As we anticipate the impact of the Corona Virus Pandemic, many of us are looking for ways of calming down or finding the inner peace that eludes so many of us in these troubled and anxious times. We are being warned of a tsunami of illness heading our way. How can we prepare? Of course, there are the very practical steps, and the advice is everywhere. But, how can we prepare spiritually?
The search for contentment and wellbeing might go on eluding us if we are not alert to the reality that the ‘ache’ of life is not an aberration, something to be overcome, but a lived reality for all of us at some time. The pandemic is a massive reality check that we are fragile beings, always on the edge of tragedy and loss. This one happens to be on a global scale.
At the heart of the Christian message is the story that tragedy is a part of what it is to be human. It is about learning, as Jesus did, to live with and through tragedy, rather than imagining that we can live our lives avoiding it or pretending that this is not a reality.
Coming from our tradition, which is based on the idea of suffering and the cross, it has always fascinated me how difficult it can be for the church to get its message across. People struggle with the idea of a tradition underwritten by taking suffering seriously. It might seem counter-intuitive, but success is not really a Christian word, and sometimes you are nearer to the point of it all in suffering and crisis than you are in the midst of wellbeing.
I think people who are sceptical think that Christianity is all about keeping our fingers crossed for a better life on the other side of death, when, in reality, it is about grace, kindness, humanity and compassion at work in the midst of the ‘ache of life’. This is what Jesus means when he invites his friends to ‘love one another, even as I have loved you’. (John 13:34). His love took him all the way to Calvary and beyond it to the mysterious community of compassion, tenderness and love that is his risen body at work in the world.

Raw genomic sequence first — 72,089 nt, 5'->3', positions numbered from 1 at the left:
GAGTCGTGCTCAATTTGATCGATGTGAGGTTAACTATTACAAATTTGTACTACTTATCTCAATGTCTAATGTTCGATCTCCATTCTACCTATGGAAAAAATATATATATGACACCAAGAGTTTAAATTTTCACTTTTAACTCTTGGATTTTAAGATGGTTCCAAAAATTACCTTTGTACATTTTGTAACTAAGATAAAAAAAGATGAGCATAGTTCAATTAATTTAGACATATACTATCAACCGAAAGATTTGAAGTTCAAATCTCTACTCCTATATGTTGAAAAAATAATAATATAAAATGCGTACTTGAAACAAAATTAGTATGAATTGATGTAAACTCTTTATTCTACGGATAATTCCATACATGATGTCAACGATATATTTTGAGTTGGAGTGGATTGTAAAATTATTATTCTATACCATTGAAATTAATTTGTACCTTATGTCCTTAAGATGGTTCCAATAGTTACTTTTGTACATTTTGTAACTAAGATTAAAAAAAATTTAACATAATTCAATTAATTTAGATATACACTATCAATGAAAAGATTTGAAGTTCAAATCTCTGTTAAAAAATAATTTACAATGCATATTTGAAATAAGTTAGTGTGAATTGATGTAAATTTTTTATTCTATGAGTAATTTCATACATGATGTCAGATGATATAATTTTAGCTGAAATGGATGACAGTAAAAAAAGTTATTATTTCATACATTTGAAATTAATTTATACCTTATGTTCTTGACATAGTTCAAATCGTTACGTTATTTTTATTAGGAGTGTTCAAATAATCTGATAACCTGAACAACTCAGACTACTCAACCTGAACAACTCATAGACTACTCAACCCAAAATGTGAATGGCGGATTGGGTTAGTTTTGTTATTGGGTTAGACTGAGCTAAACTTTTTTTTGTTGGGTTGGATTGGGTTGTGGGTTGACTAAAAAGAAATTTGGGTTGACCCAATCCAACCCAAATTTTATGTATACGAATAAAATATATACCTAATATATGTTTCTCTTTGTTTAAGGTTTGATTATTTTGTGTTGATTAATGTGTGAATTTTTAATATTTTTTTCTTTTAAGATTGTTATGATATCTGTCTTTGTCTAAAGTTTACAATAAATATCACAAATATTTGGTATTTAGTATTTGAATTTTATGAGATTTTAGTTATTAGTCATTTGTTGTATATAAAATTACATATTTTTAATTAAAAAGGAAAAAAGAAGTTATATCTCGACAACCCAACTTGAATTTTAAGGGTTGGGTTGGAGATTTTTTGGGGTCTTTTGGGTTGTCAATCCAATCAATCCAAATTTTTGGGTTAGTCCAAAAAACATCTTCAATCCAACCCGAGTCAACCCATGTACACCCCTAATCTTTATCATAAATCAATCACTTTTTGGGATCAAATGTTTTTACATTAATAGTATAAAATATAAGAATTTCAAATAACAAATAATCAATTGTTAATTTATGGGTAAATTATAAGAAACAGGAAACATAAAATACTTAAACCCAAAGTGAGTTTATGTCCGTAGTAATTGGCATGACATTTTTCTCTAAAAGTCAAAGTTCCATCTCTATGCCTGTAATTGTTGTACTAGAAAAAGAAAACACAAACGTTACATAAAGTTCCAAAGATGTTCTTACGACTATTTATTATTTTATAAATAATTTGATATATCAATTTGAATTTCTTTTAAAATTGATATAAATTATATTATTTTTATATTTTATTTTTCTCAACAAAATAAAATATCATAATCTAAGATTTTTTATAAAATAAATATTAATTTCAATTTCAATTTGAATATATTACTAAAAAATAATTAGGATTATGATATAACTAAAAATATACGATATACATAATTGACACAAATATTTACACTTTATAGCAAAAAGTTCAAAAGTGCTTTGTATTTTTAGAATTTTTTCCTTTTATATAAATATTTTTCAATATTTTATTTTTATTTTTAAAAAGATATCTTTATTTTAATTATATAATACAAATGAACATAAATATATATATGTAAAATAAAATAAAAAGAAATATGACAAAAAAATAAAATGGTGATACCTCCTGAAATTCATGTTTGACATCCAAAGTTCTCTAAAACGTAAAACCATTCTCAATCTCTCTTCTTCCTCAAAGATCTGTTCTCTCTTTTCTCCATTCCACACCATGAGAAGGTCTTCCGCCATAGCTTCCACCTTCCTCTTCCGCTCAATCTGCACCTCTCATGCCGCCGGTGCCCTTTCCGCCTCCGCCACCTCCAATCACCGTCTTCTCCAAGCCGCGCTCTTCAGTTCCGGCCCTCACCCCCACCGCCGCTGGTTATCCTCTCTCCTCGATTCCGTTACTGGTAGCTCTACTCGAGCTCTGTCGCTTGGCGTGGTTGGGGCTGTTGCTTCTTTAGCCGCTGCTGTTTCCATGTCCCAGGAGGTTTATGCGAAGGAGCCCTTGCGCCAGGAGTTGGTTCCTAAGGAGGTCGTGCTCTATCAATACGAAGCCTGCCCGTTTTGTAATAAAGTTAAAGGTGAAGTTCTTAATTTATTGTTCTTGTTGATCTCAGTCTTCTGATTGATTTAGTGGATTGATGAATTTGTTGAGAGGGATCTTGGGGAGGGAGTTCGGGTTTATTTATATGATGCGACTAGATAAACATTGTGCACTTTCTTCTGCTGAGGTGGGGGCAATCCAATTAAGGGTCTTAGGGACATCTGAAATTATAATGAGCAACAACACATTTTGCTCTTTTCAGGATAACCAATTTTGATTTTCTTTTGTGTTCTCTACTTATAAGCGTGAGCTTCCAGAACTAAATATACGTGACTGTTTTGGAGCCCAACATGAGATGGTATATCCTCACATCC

This is what makes us truly human, and taking the stuff that life throws at us seriously and enabling those experiences to shape us is what produces some of the world’s finest people. I read many years ago a reflection on the story of Jacob in the Book of Genesis (32:30) when he is supposed to have seen the face of God.
The writer, Frederick Buechener, asked the question, what would Jacob have seen? He answered, ‘he would have seen a face like that of Christ, half ruined by suffering and fierce with joy’. Some of the most wonderful people we are ever likely to meet are people whose eyes sparkle with laughter that is never far from breaking out across their faces, but their eyes are also pools of profound sadness and compassion as they feel the suffering of their fellows. In times like these, we may not be able to reach out with our hands, but we can open our hearts.
– Richard Frazer